Effectiveness of a community-based water, sanitation, and hygiene (WASH) intervention in reduction of diarrhoea among under-five children: Evidence from a repeated cross-sectional study (2007–2015) in rural Bangladesh
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CitationDey, N. C., Parvez, M., Islam, M. R., Mistry, S. K., & Levine, D. I. (2019). Effectiveness of a community-based water, sanitation, and hygiene (WASH) intervention in reduction of diarrhoea among under-five children: Evidence from a repeated cross-sectional study (2007-2015) in rural Bangladesh. International journal of hygiene and environmental health, 222(8), 1098–1108. https://doi.org/10.1016/j.ijheh.2019.08.006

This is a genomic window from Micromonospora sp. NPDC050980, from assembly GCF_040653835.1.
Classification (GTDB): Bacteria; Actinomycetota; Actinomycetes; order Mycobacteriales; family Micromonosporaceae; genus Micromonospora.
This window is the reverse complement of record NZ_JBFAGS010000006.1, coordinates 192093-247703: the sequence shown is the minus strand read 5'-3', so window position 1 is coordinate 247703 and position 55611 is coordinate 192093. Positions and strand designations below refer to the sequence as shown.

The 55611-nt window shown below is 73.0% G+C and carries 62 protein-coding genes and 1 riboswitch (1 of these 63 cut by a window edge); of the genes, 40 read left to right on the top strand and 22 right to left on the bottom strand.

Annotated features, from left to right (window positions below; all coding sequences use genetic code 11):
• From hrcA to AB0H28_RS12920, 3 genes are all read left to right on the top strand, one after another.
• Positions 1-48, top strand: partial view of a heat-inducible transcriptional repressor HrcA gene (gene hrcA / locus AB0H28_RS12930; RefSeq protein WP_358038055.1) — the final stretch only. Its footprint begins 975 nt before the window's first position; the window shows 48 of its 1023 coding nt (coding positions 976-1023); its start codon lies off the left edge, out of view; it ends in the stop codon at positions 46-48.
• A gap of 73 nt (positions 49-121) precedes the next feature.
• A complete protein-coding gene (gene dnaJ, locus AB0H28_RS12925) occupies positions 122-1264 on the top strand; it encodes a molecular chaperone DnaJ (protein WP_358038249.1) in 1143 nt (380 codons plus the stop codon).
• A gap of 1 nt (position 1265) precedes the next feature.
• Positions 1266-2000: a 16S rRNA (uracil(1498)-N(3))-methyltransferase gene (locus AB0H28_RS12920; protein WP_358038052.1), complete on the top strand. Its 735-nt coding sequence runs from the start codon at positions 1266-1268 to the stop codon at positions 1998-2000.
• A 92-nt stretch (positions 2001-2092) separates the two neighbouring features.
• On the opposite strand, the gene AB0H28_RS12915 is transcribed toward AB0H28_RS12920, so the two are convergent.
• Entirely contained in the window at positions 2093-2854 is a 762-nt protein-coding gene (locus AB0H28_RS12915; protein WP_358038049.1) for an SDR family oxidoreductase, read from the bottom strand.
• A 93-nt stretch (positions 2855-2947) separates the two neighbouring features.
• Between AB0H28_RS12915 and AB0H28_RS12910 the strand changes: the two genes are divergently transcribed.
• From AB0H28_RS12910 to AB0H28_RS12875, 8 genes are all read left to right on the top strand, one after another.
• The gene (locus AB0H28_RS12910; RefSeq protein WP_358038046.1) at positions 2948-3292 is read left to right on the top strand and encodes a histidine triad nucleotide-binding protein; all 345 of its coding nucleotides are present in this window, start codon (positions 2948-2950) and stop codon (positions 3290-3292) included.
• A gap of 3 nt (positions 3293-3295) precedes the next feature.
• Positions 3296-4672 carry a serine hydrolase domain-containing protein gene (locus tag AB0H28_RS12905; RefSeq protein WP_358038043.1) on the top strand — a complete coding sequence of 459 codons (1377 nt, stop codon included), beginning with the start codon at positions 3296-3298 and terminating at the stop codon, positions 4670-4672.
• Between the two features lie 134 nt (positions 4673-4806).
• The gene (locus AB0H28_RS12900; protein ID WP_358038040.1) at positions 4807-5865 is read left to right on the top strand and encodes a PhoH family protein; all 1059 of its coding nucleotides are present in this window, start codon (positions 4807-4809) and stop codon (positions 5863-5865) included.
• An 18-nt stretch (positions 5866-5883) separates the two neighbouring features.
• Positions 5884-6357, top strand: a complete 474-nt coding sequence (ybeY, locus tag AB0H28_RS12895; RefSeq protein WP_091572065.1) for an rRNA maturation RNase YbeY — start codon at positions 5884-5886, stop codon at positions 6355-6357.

Diarrhoea, the most common disease directly related to water, sanitation, and hygiene (WASH), still remains one of the most significant health problems among children under-five worldwide. In this reality, BRAC, the largest NGO in the world initiated a comprehensive WASH intervention in 50 upazilas (sub-districts) of Bangladesh in 2007 which was later scaled up to cover 150 upazilas in two subsequent phases. The intervention period of the programme was 2007–2011. The present study encompassed 30 upazilas of the first phase of intervention. The aim of the study was to investigate the effectiveness of this intervention on reduction of diarrhoea among under-five children, and to identify the factors associated with childhood diarrhoea. A repeated cross-sectional study design was followed, and a population-based survey was carried out on four occasions: baseline (2007), midline (2009), endline (2011), and post-endline (2015) among 4,775 households. This analysis considers only households having at least one under-five children. Absence of handwashing practice with soap after defecation and before eating food, unclean latrine condition, and unsafe disposal of child faeces were identified as significant risk factors associated with under-five diarrhoea from Log-binomial regression. The prevalence of under-five diarrhoea within the past 2 weeks of the survey declined from 13.7% at baseline to 3.6% at end-line (p < 0.001) in the WASH intervention area. However, the progress seemingly stalled after 2011, which may have occurred due to the lack of improvement in unsafe disposal of child faeces and unclean latrine condition after the intervention period. Study findings suggest that, to reduce the prevalence of childhood diarrhoea it is important to promote safe disposal of child faeces, maintaining cleanliness of latrines, and washing hand with soap at critical times, beyond merely increasing the sanitation coverage. Findings also underline the necessity of maintaining a small-scale monitoring component involving local community, such as a WatSan committee (a local committee comprising the user communities for supervising WASH related activities) for periodic monitoring at household level for a certain period after the program intervention works to make the behavioural change more sustainable and to keep the reduction rate of under-five diarrhoeal prevalence steady.